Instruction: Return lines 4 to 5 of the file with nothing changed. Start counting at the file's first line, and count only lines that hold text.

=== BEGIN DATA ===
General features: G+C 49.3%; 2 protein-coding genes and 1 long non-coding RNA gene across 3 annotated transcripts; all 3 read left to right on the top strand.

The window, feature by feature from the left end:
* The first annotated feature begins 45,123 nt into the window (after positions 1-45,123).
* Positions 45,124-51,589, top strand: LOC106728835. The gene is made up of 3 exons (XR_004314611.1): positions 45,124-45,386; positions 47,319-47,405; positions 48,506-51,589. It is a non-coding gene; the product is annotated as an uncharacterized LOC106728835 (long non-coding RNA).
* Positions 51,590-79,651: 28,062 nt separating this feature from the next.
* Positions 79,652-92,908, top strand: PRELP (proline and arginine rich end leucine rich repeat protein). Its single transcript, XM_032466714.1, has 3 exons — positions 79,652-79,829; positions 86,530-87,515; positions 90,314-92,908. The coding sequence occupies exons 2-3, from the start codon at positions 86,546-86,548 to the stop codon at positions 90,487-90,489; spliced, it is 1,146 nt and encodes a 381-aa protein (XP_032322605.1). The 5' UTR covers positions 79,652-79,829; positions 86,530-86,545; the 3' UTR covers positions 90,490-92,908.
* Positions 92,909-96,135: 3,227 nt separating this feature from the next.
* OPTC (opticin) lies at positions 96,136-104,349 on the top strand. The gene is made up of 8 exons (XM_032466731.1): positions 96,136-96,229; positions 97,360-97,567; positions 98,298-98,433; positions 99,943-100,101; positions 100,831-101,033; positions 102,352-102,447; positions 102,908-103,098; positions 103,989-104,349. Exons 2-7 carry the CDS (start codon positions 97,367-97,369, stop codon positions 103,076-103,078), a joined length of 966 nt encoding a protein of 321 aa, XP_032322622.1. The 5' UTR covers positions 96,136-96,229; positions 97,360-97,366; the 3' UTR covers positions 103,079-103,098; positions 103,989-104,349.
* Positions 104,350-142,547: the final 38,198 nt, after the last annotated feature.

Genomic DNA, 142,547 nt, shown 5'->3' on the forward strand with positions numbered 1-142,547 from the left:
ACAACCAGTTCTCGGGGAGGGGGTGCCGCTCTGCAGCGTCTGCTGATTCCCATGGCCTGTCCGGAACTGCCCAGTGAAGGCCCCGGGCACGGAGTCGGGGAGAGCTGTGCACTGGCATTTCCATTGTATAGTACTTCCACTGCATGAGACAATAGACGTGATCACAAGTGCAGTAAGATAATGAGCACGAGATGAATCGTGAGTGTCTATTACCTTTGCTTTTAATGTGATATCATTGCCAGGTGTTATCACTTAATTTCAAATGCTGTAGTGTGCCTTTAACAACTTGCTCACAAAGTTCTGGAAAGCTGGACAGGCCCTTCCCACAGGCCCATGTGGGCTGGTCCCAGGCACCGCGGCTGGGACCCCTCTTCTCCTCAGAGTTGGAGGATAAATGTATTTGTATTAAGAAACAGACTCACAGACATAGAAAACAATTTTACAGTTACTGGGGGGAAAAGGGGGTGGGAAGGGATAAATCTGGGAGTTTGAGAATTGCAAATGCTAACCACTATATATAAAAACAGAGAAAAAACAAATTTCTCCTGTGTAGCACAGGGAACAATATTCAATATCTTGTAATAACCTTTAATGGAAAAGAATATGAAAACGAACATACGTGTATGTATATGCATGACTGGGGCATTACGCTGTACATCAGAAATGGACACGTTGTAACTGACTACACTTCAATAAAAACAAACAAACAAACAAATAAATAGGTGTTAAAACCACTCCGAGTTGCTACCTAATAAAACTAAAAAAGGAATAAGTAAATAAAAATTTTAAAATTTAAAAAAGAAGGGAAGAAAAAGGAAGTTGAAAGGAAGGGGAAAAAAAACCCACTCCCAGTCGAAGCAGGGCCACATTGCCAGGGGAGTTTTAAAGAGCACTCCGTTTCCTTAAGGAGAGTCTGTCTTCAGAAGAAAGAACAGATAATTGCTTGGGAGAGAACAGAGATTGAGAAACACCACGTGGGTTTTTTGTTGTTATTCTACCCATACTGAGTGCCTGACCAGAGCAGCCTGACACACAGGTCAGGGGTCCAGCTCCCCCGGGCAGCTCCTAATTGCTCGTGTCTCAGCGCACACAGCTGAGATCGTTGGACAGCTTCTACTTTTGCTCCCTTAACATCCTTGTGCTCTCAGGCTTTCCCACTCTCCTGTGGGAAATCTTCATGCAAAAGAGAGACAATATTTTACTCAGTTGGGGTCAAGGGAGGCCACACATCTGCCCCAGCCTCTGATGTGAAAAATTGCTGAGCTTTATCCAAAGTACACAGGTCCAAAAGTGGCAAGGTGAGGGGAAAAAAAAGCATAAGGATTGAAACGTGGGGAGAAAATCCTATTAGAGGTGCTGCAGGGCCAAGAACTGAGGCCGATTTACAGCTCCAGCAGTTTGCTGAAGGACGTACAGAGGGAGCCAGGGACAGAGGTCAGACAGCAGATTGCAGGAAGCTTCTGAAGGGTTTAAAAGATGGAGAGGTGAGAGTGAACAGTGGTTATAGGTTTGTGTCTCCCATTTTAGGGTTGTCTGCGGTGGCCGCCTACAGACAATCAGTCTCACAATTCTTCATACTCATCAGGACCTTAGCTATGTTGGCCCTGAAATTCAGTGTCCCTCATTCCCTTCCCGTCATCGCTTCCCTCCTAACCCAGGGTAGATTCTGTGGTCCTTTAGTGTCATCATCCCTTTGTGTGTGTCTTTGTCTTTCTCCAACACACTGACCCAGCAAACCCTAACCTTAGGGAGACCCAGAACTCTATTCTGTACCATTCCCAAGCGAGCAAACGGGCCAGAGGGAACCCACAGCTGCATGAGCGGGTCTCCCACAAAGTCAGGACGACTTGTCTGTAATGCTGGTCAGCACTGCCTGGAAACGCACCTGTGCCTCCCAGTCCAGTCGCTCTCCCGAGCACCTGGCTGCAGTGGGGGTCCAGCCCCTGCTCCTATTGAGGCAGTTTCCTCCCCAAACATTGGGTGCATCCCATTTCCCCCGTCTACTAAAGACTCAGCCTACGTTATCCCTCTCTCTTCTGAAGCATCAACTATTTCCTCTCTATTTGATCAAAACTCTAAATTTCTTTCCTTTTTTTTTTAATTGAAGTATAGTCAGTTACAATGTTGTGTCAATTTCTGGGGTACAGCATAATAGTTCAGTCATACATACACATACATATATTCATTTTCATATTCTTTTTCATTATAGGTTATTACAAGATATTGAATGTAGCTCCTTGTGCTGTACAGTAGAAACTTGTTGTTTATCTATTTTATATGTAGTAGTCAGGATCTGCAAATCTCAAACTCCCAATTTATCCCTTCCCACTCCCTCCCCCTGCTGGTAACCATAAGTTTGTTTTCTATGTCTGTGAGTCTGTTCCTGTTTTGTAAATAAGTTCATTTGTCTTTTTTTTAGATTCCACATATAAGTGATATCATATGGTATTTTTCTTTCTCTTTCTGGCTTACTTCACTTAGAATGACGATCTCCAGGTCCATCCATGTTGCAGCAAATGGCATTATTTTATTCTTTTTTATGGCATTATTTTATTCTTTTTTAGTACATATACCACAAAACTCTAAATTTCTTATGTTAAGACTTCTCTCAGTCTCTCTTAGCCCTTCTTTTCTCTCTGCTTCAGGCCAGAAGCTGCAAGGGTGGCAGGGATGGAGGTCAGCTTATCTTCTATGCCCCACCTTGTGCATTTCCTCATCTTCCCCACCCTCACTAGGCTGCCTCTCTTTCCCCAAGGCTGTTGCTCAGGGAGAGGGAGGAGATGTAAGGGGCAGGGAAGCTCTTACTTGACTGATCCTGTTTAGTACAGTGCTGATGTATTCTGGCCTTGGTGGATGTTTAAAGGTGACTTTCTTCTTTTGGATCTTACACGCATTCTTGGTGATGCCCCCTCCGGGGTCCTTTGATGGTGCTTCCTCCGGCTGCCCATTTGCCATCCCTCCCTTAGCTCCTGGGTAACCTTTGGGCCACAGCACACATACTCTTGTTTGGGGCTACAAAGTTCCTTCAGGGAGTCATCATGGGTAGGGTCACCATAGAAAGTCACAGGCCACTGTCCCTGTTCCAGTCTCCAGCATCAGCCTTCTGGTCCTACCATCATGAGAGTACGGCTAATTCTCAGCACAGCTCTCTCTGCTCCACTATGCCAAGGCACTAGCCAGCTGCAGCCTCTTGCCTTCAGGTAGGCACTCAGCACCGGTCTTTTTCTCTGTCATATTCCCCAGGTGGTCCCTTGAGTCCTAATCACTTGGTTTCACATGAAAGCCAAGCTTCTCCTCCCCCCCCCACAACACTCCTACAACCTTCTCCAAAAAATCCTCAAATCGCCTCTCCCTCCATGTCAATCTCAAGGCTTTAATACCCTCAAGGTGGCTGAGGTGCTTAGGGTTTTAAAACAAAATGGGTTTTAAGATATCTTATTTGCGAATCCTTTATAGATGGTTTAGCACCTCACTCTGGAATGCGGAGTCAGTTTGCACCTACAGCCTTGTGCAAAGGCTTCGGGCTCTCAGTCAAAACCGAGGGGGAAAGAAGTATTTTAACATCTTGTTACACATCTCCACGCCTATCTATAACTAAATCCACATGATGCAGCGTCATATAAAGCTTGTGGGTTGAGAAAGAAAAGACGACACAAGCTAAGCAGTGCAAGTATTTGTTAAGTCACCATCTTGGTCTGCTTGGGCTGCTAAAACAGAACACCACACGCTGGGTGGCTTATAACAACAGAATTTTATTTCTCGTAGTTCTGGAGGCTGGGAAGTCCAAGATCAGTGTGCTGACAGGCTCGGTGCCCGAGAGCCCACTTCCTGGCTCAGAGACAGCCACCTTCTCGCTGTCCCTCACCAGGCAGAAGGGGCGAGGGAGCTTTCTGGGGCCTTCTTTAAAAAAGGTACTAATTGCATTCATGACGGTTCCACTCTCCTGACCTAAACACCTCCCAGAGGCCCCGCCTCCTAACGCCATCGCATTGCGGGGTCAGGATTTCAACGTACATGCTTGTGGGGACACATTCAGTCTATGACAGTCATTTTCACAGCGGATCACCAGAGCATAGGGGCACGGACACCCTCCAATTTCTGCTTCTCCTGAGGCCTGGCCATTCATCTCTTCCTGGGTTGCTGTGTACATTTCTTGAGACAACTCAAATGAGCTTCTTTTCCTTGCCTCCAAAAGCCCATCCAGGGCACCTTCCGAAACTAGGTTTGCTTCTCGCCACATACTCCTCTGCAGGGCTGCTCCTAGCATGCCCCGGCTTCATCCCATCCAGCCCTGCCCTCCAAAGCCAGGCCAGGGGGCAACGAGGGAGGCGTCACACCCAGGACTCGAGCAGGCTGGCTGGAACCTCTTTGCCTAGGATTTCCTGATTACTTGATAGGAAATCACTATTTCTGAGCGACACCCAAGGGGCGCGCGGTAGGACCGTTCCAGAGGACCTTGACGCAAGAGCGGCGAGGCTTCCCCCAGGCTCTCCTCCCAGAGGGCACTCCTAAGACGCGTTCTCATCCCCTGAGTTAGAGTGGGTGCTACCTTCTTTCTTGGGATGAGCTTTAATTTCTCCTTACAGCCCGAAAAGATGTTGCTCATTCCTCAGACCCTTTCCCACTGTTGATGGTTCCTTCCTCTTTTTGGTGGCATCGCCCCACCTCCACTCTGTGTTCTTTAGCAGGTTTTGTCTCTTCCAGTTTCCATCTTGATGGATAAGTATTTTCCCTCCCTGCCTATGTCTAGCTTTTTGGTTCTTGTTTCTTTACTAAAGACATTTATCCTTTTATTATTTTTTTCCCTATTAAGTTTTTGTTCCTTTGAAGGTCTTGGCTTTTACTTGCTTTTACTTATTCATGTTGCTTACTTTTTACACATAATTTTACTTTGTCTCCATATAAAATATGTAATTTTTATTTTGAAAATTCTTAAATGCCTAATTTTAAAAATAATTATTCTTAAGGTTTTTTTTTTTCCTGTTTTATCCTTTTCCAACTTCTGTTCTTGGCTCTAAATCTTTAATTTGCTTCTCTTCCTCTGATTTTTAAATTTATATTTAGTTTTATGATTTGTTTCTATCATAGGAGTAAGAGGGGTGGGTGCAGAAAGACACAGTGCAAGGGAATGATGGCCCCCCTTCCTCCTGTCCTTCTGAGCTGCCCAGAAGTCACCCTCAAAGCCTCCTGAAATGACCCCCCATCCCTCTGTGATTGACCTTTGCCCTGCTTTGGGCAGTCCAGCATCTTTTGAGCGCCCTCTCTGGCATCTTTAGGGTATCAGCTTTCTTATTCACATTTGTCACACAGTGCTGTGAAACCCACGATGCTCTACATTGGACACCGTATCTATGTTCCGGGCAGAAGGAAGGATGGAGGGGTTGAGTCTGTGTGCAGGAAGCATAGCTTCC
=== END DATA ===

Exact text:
* Positions 45,124-51,589, top strand: LOC106728835. The gene is made up of 3 exons (XR_004314611.1): positions 45,124-45,386; positions 47,319-47,405; positions 48,506-51,589. It is a non-coding gene; the product is annotated as an uncharacterized LOC106728835 (long non-coding RNA).
* Positions 51,590-79,651: 28,062 nt separating this feature from the next.